CAPA-alpha (sometimes abbreviated to K-a) was the first amateur press association (APA) devoted to comic books, started by Jerry Bails (the "father of comics fandom") in the United States in 1964.


In October 1964 Bails released the first issue of comics' first dedicated APA publication.[1][2] Between 1963 and 1964, "new fanzines were popping up right and left . . . [as] a lot of fans were infected by the "publishing bug," many of them talented writers and artists."[3] In an attempt to focus these emerging talents, and head off the over-abundance of poor quality fanzines (or "crud-zines") which seemed to equal in number their good quality counterparts, Bails adapted the long-standing practice of APAs for comics, creating the first all-comics APA, "CAPA-alpha" (the first—e.g., 'alpha'—'Comics A.P.A.').[3] Cartoonist and fanzine publisher Johnny Chambers is credited with coming up with the title CAPA-Alpha.[4]

This allowed the easy formulation of a fanzine, created through submissions by each of its fifty-strong membership, who could all contribute short submissions on a regular basis. Compiled in the regular APA mold by a "central mailer" (in which role Bails first served), copies of the membership's individual submissions could then be collated and mailed out to everyone. "Now," explained fandom historian Bill Schelly, "fans could get into print and retain editorial control of their material, without publishing their own fanzine."[3]

CAPA-alpha soon grew to its present limit of fifty members, becoming along the way the archetype for most subsequent comics APAs. Besides Bails, notable members have included Mark Evanier, Carl Gafford, Fred Patten, Richard and Wendy Pini, Neal Pozner, Roy Thomas, Tony Isabella, Bob Ingersoll, Dan Alderson, Dave Kaler, Ralph Alfonso, Rick Norwood, Don Markstein, Dwight Decker, Rob Solomon, Rocky Bronstein, Tom Stern, Jim Korkis, Richard Morrissey, Harry Broertjes, Jim Chadwick, Wayne DeWald, Meloney Crawford, Gary Brown, Alan Hutchinson, Jeffrey H. Wasserman, and Don and Maggie Thompson.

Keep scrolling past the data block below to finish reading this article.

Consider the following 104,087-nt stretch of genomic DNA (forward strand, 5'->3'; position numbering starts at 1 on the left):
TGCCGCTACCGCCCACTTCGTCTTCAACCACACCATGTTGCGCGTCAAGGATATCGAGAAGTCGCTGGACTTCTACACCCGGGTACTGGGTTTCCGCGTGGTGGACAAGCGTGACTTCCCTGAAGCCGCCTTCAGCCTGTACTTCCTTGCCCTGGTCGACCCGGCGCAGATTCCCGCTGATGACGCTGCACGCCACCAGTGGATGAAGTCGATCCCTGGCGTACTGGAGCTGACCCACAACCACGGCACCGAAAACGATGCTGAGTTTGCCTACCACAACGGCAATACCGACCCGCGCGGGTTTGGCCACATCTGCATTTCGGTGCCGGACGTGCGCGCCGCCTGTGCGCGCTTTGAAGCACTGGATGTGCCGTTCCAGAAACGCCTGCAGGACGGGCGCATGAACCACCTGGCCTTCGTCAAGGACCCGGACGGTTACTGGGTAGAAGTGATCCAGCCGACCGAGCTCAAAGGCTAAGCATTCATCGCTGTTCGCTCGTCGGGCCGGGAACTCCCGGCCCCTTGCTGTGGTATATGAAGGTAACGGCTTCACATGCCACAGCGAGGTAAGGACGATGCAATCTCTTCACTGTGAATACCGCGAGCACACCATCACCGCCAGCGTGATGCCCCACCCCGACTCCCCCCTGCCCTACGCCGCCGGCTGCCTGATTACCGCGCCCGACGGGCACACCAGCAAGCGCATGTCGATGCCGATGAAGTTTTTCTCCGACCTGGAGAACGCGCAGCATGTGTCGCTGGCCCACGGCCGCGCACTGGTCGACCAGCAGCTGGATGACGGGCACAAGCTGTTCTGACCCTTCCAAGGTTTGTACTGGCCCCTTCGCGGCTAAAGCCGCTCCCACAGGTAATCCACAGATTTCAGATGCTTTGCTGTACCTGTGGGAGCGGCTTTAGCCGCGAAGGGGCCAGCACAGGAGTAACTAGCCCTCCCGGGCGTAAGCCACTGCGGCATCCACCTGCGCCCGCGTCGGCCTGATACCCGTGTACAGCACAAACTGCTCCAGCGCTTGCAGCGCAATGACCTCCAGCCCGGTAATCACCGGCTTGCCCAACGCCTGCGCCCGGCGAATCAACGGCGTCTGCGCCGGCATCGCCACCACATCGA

In addition, Michael Barrier's animation fanzine Funnyworld started as a CAPA-alpha contribution.


  1. ^ Bails, Jerry G., "America's Four-color Pastime..." The Guidebook to Comics Fandom (Bill Spicer, Summer 1965).
  2. ^ Wasserman, J. "Jerry Bails Father of Comic Book Fandom R.I.P: June 26, 1933 - November 23, 2006,", November 29, 2006. Retrieved July 15, 2008.
  3. ^ a b c Schelly, Bill. "Jerry Bails' Ten Building Blocks of Fandom," Alter Ego vol. 3, #25 (June 2003), pp. 5-8.
  4. ^ Caplan, Alan. "50 Years of Comics Fandom," John G. Fantucchio Artwork Gallery (2011). Accessed May 1, 2013.